The Great Reversal: Ethics and the New Testament

The Great Reversal: Ethics and the New Testament

The Great Reversal: Ethics and the New Testament

The Great Reversal: Ethics and the New Testament

Synopsis

There is no denying, writes Allen Verhey, that churches today are called to discern the shape and style of life "worth of the gospel of Christ" in the twentieth century. Even in the face of changing situations and new moral problems to address, the contemporary church stands self-consciously in a tradition of which the New testament is a normative part.

In this major new study of New Testament ethics, Verhey examines first of all the ethic of Jesus, for it is there that the tradition begins. He then analyzes the different forms in which the early church handed down the memory of Jesus' words and deeds in the development of a moral tradition. Next he deals with that tradition as it came to canonical expression in the New Testament writings.

In the last part of the book Verhey focuses on the use of the New Testament in the continuing moral tradition of the church, surveying proposals for the use of Scripture, identifying the critical methodological questions, and defending a "modest proposal" for the use of Scripture.

Excerpt

By tradition and vocation Christian churches are communities of moral discourse and discernment. the tradition runs down the centuries and across the divisions of the church. Whenever and wherever Christians have joined together in a gathered community, their intentions have been to discuss and discern their personal and social responsibilities in the light of their shared convictions and common loyalty. This book undertakes to describe one part of that tradition, the moral teachings of the New Testament, and to propose a use of that material in the continuing discourse and discernment of the continuing church.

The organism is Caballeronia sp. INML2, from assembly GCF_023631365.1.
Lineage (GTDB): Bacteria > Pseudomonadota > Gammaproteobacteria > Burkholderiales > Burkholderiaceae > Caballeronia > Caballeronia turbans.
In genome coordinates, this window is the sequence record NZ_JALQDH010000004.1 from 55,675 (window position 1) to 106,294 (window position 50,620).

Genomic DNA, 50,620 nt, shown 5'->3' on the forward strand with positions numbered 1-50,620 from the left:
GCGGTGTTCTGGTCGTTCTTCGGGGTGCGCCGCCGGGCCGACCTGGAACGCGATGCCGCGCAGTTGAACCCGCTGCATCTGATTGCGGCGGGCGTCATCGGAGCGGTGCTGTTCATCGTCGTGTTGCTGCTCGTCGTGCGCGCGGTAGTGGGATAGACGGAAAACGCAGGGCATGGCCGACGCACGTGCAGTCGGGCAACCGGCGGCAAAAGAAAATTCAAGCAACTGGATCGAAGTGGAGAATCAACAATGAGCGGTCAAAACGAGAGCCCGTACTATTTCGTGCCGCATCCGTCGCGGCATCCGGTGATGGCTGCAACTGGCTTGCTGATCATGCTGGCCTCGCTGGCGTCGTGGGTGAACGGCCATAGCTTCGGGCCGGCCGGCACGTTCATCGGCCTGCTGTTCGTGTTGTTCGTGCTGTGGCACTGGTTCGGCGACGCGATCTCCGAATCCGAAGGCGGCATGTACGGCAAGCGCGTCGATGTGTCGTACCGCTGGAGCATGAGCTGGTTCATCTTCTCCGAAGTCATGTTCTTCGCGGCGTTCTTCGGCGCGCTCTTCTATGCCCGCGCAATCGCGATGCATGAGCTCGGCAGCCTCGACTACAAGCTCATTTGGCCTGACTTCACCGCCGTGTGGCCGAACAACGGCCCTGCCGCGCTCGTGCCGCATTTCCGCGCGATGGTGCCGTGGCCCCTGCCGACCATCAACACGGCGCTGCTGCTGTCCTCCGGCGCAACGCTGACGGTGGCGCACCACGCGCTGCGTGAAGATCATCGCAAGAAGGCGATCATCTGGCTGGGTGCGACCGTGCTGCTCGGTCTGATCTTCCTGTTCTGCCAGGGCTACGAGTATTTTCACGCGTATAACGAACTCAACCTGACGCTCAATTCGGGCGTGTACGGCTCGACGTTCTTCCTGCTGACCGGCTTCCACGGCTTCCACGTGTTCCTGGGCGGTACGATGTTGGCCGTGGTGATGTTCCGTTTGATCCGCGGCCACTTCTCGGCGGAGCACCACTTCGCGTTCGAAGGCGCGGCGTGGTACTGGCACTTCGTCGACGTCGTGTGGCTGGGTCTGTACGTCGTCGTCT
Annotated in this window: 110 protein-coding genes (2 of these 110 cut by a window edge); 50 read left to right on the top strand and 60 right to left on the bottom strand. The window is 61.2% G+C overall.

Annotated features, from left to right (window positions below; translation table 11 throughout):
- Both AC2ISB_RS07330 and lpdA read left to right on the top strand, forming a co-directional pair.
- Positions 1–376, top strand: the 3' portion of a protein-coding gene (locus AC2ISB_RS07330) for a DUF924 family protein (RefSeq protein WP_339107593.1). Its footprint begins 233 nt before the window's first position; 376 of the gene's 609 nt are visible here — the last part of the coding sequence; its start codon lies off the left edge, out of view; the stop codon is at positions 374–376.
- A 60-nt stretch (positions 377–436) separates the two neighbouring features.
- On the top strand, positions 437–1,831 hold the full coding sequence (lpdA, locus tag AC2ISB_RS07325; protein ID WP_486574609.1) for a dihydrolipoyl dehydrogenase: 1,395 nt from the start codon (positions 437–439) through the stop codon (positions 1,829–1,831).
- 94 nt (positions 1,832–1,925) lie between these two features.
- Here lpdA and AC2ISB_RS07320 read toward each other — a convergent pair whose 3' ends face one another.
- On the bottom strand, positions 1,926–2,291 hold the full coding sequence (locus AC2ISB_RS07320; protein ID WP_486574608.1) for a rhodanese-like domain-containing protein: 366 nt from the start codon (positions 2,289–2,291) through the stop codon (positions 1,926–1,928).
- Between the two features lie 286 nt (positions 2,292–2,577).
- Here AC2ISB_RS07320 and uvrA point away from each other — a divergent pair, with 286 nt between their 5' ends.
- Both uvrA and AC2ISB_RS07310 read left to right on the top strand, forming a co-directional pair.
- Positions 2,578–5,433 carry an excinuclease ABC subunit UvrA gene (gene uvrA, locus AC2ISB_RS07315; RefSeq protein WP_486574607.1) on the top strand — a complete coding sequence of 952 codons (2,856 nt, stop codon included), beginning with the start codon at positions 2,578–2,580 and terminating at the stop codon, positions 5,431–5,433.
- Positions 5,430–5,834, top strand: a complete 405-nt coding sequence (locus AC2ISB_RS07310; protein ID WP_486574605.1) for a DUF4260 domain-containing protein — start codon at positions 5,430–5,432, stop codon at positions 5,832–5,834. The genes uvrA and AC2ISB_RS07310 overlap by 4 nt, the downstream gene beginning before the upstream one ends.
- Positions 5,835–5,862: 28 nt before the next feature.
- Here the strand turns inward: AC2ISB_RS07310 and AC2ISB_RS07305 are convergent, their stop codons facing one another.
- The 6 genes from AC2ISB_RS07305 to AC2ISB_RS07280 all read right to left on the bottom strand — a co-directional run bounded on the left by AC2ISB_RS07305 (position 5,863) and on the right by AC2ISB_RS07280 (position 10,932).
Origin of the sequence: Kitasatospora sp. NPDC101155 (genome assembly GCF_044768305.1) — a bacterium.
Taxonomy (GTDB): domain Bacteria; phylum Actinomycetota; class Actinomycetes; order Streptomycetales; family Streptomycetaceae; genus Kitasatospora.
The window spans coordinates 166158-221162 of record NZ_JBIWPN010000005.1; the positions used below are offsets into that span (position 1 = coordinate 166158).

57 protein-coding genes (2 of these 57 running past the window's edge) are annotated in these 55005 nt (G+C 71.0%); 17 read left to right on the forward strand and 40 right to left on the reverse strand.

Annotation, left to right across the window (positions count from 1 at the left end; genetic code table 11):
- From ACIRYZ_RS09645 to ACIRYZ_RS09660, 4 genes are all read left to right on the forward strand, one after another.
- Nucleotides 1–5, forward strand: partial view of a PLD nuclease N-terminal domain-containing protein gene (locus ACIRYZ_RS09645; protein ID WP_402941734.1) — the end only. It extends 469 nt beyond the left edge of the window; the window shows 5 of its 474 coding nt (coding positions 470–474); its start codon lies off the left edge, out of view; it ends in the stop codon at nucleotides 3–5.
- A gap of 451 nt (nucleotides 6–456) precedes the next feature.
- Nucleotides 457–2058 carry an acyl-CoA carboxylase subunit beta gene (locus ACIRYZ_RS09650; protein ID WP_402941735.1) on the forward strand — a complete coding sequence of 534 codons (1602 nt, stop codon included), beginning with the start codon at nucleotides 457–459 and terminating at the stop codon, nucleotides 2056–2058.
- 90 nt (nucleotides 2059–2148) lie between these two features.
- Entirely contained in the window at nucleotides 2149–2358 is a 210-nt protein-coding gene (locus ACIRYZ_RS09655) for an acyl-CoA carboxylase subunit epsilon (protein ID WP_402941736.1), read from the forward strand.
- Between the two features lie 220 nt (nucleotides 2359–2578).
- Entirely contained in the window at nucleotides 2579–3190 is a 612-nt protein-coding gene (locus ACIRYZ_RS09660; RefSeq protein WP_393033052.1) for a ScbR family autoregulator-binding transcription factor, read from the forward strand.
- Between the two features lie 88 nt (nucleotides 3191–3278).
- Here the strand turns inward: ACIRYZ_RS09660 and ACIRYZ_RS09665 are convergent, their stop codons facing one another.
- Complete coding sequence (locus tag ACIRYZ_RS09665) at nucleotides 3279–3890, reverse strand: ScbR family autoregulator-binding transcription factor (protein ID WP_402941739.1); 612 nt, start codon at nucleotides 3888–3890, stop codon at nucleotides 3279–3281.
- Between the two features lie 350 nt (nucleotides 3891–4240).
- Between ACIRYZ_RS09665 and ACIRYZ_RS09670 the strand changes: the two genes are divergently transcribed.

The tradition reaches back to the earliest Christian communities. the churches addressed in the New Testament evidently talked about and asked their leaders about their individual and social responsibilities. They asked “What should I do?” about sexual intercourse now that the ages have turned, about eating meat that someone with a sensitive conscience found objectionable, about the place women were assuming in worship. They asked “What should we do?” about ordering our community and our worship, about our responsibilities to and for other communities (like the poor in Jerusalem), about disciplining errant members. Such concrete questions, and others like them, were apparently commonplace in the early churches.

They asked, of course, not only about what they ought to do but why — why they ought to do one thing rather than another and why they ought to do something rather than nothing. Concrete moral questions led inevitably to reason-giving and reason-hearing. Sometimes, admittedly, the reasons were simply appeals to the moral commonplaces of Jewish or Hellenistic culture. Sometimes the reasons involved appeals to the law or the prophets or the writings. Sometimes the reasons appealed to the church’s memory of Jesus’ life or his teachings or his death on the cross. Sometimes the reasons appealed to ethical principles like love or equity or “one’s station and its duties.” But always the reasons stood in the service of the church’s communal attempt to . . .

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